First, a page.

'L'Elisir d'Amore' springs to life on The Hill
By Steve Callahan
I went out into the chilly spring evening and it became, for me, one of the most totally pleasing evenings of opera I've ever experienced. Winter Opera of St. Louis presented Donizetti's "L'Elisir d'Amore" in a production that was as near perfection as one could ever ask.
The setting of this charming romantic comedy was originally a small rural Italian village around the turn of the 19th century. Winter Opera and stage director Audrey Chait have chosen to transpose the time to 1942 and the place to St. Louis' own beloved Italian neighborhood, "The Hill." This, it turns out, is wonderfully appropriate. The Hill is a neighborhood where, at least until recent decades, people would naturally speak (or sing) in Italian. As in a small village everybody knew everybody. The lovely set by Scott Loebl shows us a street scene, with the storefronts of Volpi's and DiGregorio's--iconic Italian markets on The Hill. There's the popular Dominic's restaurant, there's a stereotypical brick home, and in the background there's the warm heart of The Hill--the church of St. Ambrose. How appropriate! Winter Opera's offices and rehearsal space are a short three blocks from St. Ambrose. Moreover, the splendid leading lady is Gina Galati; I have no doubt that she has some family connection to The Hill.
So this is a very St. Louisy production, yet perfectly true to Donizetti's story.
Adina, a lovely young woman, is a landowner "of easy circumstances." She is adored by Nemorino, a young man of "comely appearance, but small means." Until now she has carelessly dismissed his professions of love. Two charismatic strangers disturb the equilibrium of the village: Recruiting Sgt. Belcore, who has come seeking enlistees for the army (and beautiful girls for himself), and Dr. Dulcamara, a charlatan snake-oil salesman. Belcore, the classic miles gloriosus, brags about his many feminine conquests, and sets his eye on Adina. Dr. Dulcamara and his beautiful assistant begin huckstering his patent medicines. The desperate Nemorino buys the doctor's love potion. This, the doctor claims, will make every woman fall in love with Nemorino, though it's really just cheap wine.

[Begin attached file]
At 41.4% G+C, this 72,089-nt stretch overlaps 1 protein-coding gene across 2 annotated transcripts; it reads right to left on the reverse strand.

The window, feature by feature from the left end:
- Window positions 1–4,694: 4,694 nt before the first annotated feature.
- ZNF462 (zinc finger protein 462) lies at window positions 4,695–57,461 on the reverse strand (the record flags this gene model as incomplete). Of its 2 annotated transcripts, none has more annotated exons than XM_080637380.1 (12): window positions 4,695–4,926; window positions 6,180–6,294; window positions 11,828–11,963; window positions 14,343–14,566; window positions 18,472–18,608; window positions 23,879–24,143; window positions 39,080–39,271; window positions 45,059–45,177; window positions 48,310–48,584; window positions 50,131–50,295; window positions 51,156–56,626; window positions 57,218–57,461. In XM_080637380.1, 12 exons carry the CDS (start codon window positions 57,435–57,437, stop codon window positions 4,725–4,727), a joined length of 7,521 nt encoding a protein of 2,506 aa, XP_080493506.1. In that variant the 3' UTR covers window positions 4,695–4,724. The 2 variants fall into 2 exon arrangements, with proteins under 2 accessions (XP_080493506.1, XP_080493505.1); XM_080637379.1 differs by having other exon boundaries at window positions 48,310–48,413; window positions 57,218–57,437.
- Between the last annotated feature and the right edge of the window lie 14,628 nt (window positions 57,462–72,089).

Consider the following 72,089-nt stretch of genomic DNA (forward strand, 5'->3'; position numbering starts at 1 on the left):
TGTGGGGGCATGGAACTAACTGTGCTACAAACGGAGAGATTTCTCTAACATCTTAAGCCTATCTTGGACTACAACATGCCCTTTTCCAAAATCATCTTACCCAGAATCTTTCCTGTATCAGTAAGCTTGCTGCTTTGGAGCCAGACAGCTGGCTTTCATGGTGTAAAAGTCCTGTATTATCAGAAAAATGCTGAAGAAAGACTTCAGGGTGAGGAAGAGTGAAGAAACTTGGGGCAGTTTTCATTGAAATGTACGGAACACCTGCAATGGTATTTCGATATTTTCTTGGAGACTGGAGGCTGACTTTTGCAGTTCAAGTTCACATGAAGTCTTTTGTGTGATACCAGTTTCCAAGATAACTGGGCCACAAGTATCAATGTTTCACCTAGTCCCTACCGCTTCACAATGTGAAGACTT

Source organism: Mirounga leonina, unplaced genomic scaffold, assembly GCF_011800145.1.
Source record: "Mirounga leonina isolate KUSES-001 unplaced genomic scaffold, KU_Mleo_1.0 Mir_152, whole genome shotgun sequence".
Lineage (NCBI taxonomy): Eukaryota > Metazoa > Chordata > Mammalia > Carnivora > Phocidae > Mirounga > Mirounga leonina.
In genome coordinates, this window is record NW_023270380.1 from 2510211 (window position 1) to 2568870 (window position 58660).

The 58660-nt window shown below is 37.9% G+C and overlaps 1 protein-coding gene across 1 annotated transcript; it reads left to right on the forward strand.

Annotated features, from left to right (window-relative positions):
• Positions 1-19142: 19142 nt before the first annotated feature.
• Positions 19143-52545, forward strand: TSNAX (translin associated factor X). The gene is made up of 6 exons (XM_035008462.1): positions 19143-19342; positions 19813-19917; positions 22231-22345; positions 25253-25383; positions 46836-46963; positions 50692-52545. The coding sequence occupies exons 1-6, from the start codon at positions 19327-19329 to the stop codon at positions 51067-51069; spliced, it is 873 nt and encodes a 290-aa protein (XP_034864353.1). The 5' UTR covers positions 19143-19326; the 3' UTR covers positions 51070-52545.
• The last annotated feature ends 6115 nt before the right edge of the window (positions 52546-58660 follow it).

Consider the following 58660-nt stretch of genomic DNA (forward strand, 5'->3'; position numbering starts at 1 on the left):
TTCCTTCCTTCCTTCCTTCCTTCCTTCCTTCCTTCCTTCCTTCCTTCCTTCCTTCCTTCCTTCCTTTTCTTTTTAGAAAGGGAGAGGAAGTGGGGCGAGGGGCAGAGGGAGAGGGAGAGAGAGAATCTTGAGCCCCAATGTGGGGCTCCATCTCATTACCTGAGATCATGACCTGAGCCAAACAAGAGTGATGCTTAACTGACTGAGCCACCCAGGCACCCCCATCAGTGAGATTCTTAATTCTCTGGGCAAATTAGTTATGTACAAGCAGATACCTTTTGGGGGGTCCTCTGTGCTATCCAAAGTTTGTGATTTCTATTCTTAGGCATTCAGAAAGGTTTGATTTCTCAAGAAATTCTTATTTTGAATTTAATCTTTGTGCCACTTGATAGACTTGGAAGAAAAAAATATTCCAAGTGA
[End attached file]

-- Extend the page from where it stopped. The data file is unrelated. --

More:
Everything about this production is just so right! Miss Galati has never been in finer voice. Such purity and vocal agility, such easy access to those high notes. She is beautifully paired with Peter Scott Drackley as Nemorino. He too displays a clear, sweet, strong voice which is utterly comfortable over the whole range of the role.
Andrew Potter, as Dr. Dulcamara, is tall, towering dramatically over the rest of the cast. He has a powerful bottomless bass voice and wonderful comic gifts. Christopher Holloway has just the right handsome looks and swagger for Sgt. Belcore, as well as a lovely baritone voice that serves the role well. Adina's friend Giannetta is sung by Karen Kanakis. I want to hear her in a much larger role.
Some musical highlights include "Volio dire," the bargaining over the elixir, where Nemorino sings a bright, lyrical melody against Dulcamara's patter background of lightning-fast syllables; "Una furtiva lagrima" where Nemorino, in a soft, lonely evening, sheds "one secret tear"; and "En guerra ed in amore", a marvelous trio with Adina, Nemorino and Belcore.
The large chorus does excellent work, under Chorus Master Nancy Mayo. Maestro Darwin Aquino draws great beauty from his orchestra of 22. There's a clarity of individual voices here--one can sense the distinct timbre of violin, flute, reed. JC Krajicek has costumed the show with her usual careful attention to period and detail, and with a beautifully balanced palette.
A very important element in the overall excellence of the evening is the deft, masterful work of Stage Director Audrey Chait. She handles the large chorus, including four charming little girls, amazingly well. The stage, though often full, is never crowded, always natural, never static. Every stage picture is beautifully composed.
And the show bursts with lovely, clever bits of business: there's much fun to be had in the energetic shaking of the magic bottle of elixir; Belcore's crisp military salute ends with a little grace-note of a flirting wave. The funniest thing I ever saw in an opera is Dr. Dulcamara singing a duet while he is eating a huge bowl of spaghetti.
Design, direction, singing, acting, orchestra--everything is sublimely balanced, and everything is beautiful. It's the Winter Opera production of Donizetti's "L'Elisir d'Amore". It played at the Viragh Center at Chaminade on March 9 and 11.